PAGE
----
Nevada Free-Play Site AcePlay Announces Pending Closure

What’s the difference between a US state having legalized most forms of online casino-style gambling compared to one that’s legalized only online poker? The just-announced closure of a Nevada-based, free-play online poker site, AcePlay, confirms that a poker-only online existence probably just isn’t enough. And if you’re in Nevada and you’re not the WSOP, sinking a fortune into product development might not be the best move… for the time being.

AcePlayPoker.com and AcePlayCasino.com are the two components of the AcePlay offering, which this week announced that it will be discontinuing its two-year run as of Novvember 22nd. In a blog post breaking the news, a staffer wrote:

It is with a heavy heart we are announcing that acePLAY Casino will be shutting down Wednesday November 22nd. Our parent company was recently acquired, but unfortunately we will not be coming along for the ride. We have sincerely appreciated our loyal players over the past 2 years and you will be greatly missed. We thank you for your support.

AcePlay is actually a victim of a corporate sale and transition, being put on the chopping block as a part of the traditional reevaluation of marketing and development that comes with such takeovers. AcePlay is owned by American Casino & Entertainment Properties (ACEP), the parent company of four Nevada casinos, including the Stratosphere and two Arizona Charlie’s properties. And it’s the acquisition of ACEP by another Nevada gaming corporation, Golden Entertainment, that spells the end of AcePlay’s run.

Golden, by all available evidence, doesn’t view the promotional work being done by AcePlay as being worth the continuing investment. So the new owners are pulling the plug.

As an online, free-play-only offering, AcePlay obviously could not generate a sizeable revenue stream. Instead, it was being used as a promotional tool to drive players to ACEP’s live properties, such as the Stratosphere, via prizes, discounts, and other special offers awarded for playing on the AcePlay site. It was a form of long-game marketing that ran out of time to succeed.

If only Nevada had legalized all forms of online gambling, rather than just online poker, then sites such as AcePlay become much more important as a conversion tool. But to give you an idea of the shoestring nature of the AcePlay operation, the AcePlayPoker part of the offering has been running on the antiquated Ongame platform, which first surfaced back in the Victorian era (we kid, but just slightly) with Pokerroom.com and other sites.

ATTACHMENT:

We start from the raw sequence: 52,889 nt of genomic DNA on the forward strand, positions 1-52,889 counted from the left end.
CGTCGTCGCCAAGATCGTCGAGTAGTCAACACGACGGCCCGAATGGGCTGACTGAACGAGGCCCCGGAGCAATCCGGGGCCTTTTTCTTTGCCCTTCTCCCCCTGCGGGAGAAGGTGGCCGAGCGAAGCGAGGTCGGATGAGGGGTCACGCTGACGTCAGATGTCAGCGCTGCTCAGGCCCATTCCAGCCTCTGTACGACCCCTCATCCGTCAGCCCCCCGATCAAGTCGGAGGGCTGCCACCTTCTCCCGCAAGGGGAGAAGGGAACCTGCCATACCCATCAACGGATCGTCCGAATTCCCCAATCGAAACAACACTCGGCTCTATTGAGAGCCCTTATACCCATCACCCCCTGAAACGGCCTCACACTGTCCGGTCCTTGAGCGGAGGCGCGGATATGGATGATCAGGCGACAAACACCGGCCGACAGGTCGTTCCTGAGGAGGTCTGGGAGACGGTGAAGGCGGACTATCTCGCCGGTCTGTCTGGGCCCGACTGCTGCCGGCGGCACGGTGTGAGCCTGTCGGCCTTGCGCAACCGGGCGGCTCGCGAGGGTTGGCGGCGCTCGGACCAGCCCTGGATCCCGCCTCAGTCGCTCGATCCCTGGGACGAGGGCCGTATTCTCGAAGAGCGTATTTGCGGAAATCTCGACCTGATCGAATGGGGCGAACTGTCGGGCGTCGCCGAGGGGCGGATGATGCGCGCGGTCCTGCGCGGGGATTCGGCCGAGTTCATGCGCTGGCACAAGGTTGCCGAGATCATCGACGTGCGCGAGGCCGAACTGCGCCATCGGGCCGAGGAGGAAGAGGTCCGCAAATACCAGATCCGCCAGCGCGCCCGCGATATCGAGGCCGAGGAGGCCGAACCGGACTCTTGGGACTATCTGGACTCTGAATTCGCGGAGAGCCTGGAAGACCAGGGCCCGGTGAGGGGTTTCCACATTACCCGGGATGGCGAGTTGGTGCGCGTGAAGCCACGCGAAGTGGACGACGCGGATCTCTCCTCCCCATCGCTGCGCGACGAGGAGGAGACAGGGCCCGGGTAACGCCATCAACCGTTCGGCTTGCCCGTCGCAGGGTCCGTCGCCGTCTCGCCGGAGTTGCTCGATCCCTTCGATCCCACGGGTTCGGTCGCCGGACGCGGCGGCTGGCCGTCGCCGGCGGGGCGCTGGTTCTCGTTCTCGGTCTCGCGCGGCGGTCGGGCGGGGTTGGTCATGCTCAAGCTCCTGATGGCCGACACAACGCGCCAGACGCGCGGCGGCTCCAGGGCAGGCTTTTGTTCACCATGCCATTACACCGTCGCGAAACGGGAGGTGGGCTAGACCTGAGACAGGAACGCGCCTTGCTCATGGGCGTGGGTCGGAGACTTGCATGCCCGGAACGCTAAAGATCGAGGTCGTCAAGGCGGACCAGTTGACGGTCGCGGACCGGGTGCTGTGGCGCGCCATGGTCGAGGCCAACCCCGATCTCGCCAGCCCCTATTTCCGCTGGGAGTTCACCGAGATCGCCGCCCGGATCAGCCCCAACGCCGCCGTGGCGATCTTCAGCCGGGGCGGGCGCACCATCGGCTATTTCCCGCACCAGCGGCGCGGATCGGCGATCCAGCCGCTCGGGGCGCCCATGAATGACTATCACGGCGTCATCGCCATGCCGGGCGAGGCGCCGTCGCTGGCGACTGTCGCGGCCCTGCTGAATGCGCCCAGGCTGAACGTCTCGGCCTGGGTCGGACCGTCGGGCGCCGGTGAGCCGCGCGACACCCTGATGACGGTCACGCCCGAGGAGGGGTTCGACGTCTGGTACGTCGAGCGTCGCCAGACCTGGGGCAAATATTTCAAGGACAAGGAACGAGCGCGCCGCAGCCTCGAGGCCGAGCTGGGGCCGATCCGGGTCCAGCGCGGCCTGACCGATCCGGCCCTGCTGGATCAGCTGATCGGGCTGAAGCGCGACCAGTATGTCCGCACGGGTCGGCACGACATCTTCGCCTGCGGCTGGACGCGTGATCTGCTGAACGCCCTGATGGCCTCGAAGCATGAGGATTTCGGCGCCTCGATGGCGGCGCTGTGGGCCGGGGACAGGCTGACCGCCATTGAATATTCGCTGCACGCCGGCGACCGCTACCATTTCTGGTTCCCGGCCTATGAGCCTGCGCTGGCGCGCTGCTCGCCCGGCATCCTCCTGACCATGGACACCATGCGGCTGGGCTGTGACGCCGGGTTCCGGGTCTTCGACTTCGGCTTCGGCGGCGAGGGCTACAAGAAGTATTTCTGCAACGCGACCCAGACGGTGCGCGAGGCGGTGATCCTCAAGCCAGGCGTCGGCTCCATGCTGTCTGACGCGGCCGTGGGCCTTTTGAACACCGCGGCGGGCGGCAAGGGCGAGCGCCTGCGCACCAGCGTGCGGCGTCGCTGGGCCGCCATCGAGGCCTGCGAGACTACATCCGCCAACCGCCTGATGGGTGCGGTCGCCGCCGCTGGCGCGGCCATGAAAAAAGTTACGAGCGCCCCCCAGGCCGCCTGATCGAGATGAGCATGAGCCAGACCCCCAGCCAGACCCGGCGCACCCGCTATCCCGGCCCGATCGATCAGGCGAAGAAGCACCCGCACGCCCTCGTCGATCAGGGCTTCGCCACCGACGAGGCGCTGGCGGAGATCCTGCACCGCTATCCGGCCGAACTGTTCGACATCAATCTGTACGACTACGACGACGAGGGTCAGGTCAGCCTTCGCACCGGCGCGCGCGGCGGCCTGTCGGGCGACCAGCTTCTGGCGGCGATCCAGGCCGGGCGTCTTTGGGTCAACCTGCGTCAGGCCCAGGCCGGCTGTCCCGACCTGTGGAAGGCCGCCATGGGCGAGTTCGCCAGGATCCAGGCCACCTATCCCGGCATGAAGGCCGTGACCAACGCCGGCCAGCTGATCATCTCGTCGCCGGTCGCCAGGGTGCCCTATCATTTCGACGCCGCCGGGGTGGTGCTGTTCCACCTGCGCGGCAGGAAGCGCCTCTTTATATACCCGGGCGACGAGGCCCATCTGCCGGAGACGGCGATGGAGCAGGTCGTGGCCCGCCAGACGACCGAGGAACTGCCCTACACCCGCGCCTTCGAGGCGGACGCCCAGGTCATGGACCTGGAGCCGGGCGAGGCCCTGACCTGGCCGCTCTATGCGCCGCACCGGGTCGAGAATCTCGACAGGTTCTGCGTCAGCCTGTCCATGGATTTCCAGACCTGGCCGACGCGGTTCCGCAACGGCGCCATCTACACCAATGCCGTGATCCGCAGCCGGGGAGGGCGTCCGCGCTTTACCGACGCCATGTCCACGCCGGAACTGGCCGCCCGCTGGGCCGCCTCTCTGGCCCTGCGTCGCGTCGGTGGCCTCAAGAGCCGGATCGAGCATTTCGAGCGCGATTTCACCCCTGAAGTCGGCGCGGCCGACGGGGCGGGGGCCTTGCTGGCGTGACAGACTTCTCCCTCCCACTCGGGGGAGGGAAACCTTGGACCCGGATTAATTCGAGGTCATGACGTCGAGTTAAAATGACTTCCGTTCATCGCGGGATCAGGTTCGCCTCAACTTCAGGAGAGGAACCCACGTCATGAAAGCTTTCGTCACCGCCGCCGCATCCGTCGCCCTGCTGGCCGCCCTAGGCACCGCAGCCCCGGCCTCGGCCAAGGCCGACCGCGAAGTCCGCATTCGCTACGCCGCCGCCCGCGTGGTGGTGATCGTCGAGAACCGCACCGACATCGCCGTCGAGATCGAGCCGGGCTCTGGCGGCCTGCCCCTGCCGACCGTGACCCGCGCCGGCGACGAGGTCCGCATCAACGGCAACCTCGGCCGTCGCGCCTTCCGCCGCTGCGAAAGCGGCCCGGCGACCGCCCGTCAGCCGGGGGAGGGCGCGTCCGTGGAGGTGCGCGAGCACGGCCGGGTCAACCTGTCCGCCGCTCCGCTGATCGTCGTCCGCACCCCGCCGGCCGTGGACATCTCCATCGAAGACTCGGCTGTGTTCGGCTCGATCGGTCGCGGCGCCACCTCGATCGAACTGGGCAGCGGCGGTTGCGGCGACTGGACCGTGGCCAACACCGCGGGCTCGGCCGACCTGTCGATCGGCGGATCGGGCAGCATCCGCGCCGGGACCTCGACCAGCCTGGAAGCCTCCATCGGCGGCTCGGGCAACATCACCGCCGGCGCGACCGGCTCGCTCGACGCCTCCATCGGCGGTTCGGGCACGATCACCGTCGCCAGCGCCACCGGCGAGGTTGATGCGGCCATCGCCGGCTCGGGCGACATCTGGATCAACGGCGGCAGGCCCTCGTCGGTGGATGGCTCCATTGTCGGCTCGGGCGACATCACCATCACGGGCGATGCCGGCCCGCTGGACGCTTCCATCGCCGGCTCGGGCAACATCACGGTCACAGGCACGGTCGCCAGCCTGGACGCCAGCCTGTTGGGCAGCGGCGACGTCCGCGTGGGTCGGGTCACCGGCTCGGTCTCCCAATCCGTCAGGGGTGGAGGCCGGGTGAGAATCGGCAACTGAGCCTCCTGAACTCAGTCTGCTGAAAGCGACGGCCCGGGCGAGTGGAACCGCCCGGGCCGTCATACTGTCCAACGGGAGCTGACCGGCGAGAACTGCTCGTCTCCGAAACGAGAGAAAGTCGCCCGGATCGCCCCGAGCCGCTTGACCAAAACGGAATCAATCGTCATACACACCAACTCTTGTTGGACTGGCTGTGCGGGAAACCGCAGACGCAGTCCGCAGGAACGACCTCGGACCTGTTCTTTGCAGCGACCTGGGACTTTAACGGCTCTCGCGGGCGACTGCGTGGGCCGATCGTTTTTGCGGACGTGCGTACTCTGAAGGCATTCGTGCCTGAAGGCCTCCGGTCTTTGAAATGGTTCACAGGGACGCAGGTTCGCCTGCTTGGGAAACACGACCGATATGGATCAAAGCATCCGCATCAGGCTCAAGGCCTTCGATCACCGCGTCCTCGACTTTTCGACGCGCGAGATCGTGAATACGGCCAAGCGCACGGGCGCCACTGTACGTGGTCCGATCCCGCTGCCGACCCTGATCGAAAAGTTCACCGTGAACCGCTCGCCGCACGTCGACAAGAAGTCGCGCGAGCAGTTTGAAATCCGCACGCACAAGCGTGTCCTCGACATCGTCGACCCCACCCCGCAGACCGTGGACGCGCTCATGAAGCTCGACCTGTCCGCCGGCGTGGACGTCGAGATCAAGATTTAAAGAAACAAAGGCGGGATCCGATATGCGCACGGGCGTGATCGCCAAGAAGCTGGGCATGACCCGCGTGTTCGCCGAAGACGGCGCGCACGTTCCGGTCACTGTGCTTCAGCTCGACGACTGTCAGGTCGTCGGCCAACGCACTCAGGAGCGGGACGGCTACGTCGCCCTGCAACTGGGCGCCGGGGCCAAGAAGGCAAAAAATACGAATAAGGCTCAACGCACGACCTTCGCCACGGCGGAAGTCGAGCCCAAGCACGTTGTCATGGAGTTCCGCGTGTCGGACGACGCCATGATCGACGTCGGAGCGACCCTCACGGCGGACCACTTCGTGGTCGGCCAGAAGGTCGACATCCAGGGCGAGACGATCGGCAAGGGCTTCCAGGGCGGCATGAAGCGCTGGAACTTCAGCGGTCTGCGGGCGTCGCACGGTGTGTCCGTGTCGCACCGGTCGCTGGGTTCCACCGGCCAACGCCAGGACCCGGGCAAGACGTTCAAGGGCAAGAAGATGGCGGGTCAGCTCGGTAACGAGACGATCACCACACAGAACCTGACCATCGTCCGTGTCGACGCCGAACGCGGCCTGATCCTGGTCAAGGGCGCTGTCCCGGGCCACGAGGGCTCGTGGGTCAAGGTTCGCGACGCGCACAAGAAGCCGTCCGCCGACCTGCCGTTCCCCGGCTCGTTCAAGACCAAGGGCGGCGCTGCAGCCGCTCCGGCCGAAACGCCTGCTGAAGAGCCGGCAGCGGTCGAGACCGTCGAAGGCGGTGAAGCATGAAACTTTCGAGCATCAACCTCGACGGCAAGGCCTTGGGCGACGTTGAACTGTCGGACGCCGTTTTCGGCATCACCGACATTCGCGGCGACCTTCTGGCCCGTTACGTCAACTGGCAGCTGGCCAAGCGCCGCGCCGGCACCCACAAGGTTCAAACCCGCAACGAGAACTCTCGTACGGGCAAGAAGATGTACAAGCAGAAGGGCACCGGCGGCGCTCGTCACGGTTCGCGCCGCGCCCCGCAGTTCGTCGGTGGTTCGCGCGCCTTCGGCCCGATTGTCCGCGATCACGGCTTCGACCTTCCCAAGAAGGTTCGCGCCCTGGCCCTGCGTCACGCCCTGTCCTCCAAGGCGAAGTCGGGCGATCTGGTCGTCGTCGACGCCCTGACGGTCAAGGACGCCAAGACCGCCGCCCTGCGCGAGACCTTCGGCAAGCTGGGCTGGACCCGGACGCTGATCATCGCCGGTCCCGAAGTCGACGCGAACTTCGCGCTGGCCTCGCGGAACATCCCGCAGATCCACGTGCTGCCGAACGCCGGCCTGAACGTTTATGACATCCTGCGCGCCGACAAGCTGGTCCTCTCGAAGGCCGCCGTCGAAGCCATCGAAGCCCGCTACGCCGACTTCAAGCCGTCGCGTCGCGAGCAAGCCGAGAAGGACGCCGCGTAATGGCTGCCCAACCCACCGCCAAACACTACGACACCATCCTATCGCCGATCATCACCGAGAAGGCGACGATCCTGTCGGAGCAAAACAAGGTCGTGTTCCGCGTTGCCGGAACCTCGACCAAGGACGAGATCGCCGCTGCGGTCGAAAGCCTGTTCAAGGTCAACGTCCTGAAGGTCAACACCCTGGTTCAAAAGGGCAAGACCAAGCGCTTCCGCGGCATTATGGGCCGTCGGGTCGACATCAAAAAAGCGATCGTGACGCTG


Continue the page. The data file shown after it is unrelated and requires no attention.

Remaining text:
The Ongame poker platform was out of date a decade ago, and it’s been sold at ever-increasing discounts over the past several years. ACEP picked up Ongame from its last previous owner, Amaya, in 2013. What ACEP paid wasn’t disclosed, but it couldn’t have been much. At the time, ACEP was thinking about rolling out a real-money poker site to compete with the likes of Caesars/WSOP, South Point Poker, and the Fertitta family’s hapless Ultimate Poker. After South Point and Ultimate Poker cocked up their offerings, ACEP thought better of it.

Instead, the company bided its time, perhaps hoping that Nevada would go ahead and regulate other forms of online casino gaming. That would’ve brought Nevada back to even with Delaware and New Jersey, and the New Jersey experience has shown that the revenue is coming from the online casino games, not the online poker. Yet Nevada hasn’t been able to move further online in the face of prominent opposition from casino owners Sheldon Adelson, Steve Wynn, and a couple of others, in a very cutthroat game of hurting their Nevada casino competition.

Amid all this, AcePlay was still launched, in 2015, into a holding pattern. As these things go, it was launched on the cheap, but even that didn’t turn out to be enough. It’s not impossible that AcePlay could be relaunched if the Nevada online environment changes. Don’t wait on it, though, even if we wouldn’t mind a hand or two on an Ongame site… just for old time’s sake.

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